A History of Violence

Last night we watched A History of Violence (2005,R) (Screen It! Review) with the Lashlees. From wikipedia: "It stars Viggo Mortensen as the owner of a diner who is thrust into the spotlight after killing two robbers in self-defense." It was a decent film...nothing spectacular but we enjoyed it. I give it 4 out of 5 instead of 3 because of ist uniqueness and unconventionality. Laura L. commented that the some of the fight scenes were almost comical. So was Viggo running all of the way home from town with an injured foot.

Occupation: Dreamland

occupation.jpgTonight I watched Occupation: Dreamland (2005,NR), a documentary about troops "Camp Dreamland," the Army headquarters on the outskirts of Fallujah, Iraq, exploring their views and their daily lives and activities. I thought it was pretty good. I give it 4 out of 5.


crash.GIFContinuing the theme of racial tension, the selection for grown-up movie night today was Crash (2005,R). From Wikipedia:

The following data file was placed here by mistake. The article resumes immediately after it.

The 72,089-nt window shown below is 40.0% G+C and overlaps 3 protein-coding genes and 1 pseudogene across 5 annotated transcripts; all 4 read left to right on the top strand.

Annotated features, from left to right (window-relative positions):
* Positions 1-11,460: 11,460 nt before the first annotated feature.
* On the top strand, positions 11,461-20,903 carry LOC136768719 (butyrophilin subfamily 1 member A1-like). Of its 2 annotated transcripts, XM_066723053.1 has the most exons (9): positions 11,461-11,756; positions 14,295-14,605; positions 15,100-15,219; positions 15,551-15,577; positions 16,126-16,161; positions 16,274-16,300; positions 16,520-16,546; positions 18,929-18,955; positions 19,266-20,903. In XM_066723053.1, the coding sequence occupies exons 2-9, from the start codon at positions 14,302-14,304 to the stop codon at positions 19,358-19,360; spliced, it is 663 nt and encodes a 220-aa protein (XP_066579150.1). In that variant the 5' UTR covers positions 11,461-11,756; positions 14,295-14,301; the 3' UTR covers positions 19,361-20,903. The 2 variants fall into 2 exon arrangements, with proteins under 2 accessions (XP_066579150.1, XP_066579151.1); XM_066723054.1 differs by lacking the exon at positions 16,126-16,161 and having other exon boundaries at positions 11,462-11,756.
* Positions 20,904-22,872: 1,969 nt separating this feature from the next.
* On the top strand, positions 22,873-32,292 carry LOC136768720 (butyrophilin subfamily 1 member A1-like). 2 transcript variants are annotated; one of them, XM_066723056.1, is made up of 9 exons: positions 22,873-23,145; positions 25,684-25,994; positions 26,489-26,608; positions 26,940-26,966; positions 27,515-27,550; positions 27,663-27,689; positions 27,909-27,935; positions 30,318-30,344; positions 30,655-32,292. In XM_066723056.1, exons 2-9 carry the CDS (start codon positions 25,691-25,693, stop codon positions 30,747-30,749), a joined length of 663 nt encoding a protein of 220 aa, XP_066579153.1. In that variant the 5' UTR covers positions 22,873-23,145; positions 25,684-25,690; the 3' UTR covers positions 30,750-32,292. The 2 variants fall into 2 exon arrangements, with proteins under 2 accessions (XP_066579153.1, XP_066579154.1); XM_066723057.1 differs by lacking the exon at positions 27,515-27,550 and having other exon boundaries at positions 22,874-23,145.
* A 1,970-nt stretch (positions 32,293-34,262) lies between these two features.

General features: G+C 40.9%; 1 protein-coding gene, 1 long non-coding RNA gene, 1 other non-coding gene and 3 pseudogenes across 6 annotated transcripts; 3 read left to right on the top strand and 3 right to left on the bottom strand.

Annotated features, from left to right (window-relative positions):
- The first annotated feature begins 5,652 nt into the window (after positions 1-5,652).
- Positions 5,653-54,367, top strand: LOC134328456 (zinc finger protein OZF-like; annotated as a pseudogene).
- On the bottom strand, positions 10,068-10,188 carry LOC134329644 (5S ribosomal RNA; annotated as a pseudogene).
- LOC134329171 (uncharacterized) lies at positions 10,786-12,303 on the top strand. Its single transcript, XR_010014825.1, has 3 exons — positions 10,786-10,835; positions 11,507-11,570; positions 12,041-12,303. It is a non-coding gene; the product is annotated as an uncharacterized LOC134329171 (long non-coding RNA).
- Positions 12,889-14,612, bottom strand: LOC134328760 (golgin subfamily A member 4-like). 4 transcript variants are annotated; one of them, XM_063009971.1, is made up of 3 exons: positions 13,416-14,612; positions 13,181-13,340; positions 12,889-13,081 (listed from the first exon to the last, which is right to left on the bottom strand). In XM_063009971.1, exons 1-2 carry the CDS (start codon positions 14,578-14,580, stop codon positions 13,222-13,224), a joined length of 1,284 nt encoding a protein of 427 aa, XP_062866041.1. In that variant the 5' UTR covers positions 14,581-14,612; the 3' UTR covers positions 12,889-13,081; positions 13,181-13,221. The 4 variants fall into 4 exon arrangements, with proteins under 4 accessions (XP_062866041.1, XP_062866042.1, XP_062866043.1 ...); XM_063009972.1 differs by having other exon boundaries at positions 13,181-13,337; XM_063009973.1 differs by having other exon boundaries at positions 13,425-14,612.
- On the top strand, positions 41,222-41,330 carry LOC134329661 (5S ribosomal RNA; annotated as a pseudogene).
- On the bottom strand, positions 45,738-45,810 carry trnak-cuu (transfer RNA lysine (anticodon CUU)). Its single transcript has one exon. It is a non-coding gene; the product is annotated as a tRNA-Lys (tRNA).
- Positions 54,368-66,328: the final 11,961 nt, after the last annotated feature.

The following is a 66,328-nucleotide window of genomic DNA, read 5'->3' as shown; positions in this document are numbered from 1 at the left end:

Crash is an Academy Award-winning drama film directed by Paul Haggis. It premiered at the Toronto Film Festival in September 2004, and was released internationally in 2005. The film is a commentary on racial and social tensions in Los Angeles. It won Oscars for Best Picture, Best Original Screenplay and Best Editing of 2005 at the 78th Academy Awards. Crash (which opened in wide release on 6 May 2005) was a critical and box-office success in the early summer of 2005. The film's budget was $6.5 million (plus $1 million in financing). Because of the financial constraints, director Haggis filmed in his own house, borrowed a set from the TV show Monk, used his car in parts of the film, and even used cars from other staff members. It grossed $53.4 million domestically, making back more than three times its budget (roughly 60% of the box office takings of a movie do not return to the financiers but instead pay for distribution costs). Despite its success in relation to its cost, Crash was the least successful film, financially, to win Best Picture since "The Last Emperor" in 1988.

Lisa and I thought it was a great film. I give it 5 out of 5.